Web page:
Consumer Reports 10 Best Vehicles for 2024

  • Subaru Forester,
  • Toyota Camry Hybrid,
  • Ford Maverick/Maverick Hybrid,
  • Tesla Model Y,
  • Subaru Crosstrek,
  • Mazda3,
  • Toyota Prius / Prius Prime,
  • Toyota Highlander Hybrid,
  • Toyota RAV4 Prime,
  • BMW X5 / X5 PHEV.

For those seeking car technology returning from the days of yore, no luck. As far as I can tell, none of these has a manual trans option, although their auto trans may offer some sort of manual trans simulation mode. On the plus side, the Mazda 3 does come w/ a NA (no turbo) engine.

A cost-to-own for 10 years stat would be interesting to see for these vehicles. Taking into account purchase price, fuel and energy costs to drive, & repair and maintenance costs.

Another interesting finding,

BMW is at the top of the list for the “best brand”. Jeep is at the bottom. Sort of difficult to compare a BMW to a Jeep though, apples & oranges.

Don’t think of Jeep as just Wranglers, they sell a lot more Cherokees, Grand Cherokees, and Wagoneers, many are similar to BMW CUVs and SUVs.


There’s an older, beat up, Jeep Cherokee parked up in an area I sometimes bicycle, with a for-sale-by-owner sign on it that’s attracting my att’n … lol … it looks so forlorn, like a puppy w/big brown eyes wanting somebody to buy it.

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I don’t think any of those would be on my list. I used to think the crosstrek until my niece’s husband bought one. We have not exactly heard good things about Toyota dealer service either.

Mazda 3 hatch can have a manual trans in FWD non turbo trim,


The bad thing about CR is they don’t really do long term stats. Their data can be very skewed. Use is as ONE source but NOT THEE source. The Maverick has only been around for less than 2 years. Way too little data to get any idea how reliable it’s going to be.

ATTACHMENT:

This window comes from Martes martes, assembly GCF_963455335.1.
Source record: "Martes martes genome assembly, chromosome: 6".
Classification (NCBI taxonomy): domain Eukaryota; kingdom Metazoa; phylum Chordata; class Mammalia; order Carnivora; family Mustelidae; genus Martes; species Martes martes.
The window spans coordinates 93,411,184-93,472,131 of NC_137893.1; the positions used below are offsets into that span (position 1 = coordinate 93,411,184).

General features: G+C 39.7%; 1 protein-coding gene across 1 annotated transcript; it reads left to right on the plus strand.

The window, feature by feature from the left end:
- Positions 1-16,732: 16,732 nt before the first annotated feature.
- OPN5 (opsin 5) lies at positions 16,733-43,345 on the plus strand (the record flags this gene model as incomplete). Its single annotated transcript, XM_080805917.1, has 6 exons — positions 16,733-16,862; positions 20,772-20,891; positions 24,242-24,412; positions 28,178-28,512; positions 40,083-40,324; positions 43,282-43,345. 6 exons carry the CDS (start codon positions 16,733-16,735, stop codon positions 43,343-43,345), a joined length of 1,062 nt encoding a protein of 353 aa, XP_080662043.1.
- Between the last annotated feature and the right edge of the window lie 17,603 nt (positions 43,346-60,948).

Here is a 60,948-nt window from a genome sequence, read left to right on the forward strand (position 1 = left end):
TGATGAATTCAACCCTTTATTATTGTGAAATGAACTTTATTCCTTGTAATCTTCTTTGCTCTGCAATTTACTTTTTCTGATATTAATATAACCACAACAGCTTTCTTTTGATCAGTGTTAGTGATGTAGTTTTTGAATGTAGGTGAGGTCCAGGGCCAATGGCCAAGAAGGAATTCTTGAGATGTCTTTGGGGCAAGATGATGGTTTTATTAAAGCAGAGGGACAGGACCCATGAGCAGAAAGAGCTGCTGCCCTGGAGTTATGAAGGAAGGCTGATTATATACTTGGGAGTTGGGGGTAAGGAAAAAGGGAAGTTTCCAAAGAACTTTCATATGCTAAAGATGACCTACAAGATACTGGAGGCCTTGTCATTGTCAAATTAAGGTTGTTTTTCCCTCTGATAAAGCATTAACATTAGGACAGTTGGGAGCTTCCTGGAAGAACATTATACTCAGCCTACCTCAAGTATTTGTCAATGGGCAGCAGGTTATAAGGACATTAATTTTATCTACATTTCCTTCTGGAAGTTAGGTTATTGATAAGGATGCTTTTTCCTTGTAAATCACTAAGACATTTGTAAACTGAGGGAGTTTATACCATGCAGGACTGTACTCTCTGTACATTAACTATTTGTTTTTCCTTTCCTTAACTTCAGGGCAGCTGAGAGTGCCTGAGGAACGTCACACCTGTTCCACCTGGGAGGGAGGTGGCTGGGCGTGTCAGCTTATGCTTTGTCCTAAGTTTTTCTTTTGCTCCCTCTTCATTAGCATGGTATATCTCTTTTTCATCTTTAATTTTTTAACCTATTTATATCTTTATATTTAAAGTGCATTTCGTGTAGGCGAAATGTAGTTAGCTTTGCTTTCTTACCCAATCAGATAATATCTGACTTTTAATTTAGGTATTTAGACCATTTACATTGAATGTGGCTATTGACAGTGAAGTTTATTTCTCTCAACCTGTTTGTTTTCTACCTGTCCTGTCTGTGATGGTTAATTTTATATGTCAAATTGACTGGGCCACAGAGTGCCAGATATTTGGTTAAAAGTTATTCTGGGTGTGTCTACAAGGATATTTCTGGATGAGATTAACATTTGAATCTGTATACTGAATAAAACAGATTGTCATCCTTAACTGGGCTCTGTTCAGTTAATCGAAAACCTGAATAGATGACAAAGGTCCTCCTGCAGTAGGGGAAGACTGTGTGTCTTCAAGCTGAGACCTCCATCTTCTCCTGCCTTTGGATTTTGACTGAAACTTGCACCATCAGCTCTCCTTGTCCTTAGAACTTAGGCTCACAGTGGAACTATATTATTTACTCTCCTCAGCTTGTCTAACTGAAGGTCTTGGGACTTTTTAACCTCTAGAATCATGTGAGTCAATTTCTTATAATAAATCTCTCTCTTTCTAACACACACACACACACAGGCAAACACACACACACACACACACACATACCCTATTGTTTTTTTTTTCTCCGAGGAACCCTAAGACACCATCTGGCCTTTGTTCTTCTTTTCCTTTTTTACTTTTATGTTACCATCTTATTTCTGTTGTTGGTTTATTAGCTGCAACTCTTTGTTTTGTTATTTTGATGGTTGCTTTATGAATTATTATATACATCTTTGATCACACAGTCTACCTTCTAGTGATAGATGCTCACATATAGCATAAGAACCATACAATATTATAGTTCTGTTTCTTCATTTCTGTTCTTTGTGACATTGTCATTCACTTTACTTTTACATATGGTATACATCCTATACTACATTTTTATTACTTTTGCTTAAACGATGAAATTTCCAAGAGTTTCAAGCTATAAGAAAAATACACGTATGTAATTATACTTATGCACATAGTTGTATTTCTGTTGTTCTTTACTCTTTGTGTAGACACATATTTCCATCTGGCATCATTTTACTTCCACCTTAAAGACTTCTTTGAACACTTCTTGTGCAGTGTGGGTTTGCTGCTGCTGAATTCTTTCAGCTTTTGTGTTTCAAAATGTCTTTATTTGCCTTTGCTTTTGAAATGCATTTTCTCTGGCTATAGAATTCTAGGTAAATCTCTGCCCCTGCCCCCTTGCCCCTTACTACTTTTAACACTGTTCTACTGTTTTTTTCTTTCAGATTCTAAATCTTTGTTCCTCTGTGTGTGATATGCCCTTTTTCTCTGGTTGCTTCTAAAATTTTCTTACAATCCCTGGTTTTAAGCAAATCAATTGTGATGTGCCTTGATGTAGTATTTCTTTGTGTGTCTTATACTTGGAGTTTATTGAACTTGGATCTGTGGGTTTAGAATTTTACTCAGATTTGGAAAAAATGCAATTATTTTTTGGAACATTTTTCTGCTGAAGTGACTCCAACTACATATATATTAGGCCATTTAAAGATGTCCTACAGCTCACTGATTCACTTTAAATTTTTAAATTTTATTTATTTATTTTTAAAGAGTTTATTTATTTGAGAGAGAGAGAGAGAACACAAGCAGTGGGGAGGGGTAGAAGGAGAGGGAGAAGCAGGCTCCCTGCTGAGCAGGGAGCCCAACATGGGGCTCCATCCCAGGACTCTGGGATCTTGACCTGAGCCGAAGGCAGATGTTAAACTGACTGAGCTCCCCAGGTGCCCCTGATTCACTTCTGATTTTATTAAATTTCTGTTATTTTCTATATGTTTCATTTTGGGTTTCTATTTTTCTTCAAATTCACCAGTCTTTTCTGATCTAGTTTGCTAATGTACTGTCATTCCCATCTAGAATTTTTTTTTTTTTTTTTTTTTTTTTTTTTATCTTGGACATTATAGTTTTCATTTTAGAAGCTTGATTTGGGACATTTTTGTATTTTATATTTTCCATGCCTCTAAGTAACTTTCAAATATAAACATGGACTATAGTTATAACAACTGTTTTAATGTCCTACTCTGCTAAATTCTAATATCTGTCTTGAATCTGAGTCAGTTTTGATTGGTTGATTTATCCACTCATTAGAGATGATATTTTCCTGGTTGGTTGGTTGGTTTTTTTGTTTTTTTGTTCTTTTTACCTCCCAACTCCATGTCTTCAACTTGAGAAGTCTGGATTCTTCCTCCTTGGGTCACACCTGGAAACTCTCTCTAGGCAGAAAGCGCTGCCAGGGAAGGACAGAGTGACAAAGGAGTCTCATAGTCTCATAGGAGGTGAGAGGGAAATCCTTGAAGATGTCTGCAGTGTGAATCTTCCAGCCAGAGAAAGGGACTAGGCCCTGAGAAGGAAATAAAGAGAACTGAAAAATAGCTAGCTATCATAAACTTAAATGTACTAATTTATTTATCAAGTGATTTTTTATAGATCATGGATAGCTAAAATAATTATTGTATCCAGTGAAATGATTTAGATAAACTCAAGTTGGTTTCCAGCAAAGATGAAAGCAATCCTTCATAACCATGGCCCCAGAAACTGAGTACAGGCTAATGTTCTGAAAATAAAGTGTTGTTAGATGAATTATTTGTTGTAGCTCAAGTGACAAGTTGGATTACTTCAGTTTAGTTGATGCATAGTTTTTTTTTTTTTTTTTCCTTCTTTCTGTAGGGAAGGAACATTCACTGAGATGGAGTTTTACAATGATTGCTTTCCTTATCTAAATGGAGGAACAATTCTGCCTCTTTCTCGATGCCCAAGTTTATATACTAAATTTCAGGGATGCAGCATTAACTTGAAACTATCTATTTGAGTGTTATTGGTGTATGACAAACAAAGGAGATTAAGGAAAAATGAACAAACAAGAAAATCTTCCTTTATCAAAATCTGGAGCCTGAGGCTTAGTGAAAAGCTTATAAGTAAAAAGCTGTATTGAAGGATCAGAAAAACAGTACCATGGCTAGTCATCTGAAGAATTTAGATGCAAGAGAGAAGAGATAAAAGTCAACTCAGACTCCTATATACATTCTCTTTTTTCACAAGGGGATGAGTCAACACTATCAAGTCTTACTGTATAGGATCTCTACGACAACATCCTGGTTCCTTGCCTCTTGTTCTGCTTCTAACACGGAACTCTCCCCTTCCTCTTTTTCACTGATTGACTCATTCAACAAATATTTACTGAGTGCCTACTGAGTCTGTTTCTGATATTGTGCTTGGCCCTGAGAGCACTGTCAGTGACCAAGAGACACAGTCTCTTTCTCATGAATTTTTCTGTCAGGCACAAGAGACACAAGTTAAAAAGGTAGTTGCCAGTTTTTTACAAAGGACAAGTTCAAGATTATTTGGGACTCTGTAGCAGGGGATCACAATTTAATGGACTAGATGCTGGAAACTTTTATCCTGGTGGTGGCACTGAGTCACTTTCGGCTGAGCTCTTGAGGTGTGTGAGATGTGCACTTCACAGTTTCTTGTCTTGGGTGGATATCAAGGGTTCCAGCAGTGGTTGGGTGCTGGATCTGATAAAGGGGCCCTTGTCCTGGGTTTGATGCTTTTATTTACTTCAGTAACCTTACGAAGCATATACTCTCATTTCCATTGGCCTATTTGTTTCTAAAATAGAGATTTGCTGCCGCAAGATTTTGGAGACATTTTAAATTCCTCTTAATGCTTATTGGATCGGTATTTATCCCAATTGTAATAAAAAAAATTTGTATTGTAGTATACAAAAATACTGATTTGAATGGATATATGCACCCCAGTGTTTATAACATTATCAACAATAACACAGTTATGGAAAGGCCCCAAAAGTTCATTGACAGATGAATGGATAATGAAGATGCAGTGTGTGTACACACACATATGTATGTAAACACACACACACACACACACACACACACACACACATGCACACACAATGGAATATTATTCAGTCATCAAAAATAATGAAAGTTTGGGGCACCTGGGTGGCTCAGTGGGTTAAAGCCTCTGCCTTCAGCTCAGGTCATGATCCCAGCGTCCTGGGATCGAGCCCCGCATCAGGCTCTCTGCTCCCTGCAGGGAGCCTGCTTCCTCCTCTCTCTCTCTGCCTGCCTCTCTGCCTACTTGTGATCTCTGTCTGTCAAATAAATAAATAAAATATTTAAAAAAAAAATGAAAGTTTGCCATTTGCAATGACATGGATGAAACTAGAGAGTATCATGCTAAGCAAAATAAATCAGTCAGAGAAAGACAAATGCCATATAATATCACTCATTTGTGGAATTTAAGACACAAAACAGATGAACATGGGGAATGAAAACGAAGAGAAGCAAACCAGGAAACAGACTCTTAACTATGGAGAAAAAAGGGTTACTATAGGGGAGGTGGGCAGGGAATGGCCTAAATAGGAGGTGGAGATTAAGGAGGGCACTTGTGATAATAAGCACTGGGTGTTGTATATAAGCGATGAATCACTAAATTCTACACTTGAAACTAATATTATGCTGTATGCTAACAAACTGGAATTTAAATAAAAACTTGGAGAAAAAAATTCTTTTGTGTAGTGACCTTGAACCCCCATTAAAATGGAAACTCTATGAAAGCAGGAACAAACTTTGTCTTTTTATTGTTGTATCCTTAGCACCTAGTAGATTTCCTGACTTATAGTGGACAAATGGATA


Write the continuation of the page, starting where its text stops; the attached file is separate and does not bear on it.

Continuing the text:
Good info. I’d definitely consider that one, were I looking for a new car.

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We car-buying folks have to choose among the data sets that are available to us.

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Consumer Reports collects its data from its subscribers. The people who subscribe to CR may or may not be representative of the general population. The people who subscribe to CR may drive their cars differently and maintain them differently than other segments of the general population. I subscribe to CR because I like to see what rich people buy. I fill out the CR questionnaire on my vehicles and household appiances every year. I doubt that I am typical of the population in general.
Back in the early 1960s when I needed a car, a mechanic I knew told me to stick with Chevrolets or Fords. His reasoning was that parts for Fords and Chevrolets were readily available and these cars were familiar to all mechanics and the problems with different models of Fords and Chevrolets were well known and there were fixes for these problems. I bought a 1955 Pontiac that was recommended by CR as a good buy as a used car and it was a disaster. The oil passages in the studs for the rocker arms would plug up and there was no cheap repair. The Chevy 6 and the Fords had the same problem, but bypass oil lines were available and could be installed without removing the cylinder head.
Back in 1965, I bought a Rambler. I had that car when I went back to school for the second round of graduate work. The town where the University was located did not have a Rambler dealer. Some parts my independent shop that took care of the Rambler had to have parts shipped in from a Rambler dealer 50 miles away, adding to the expense of repairs.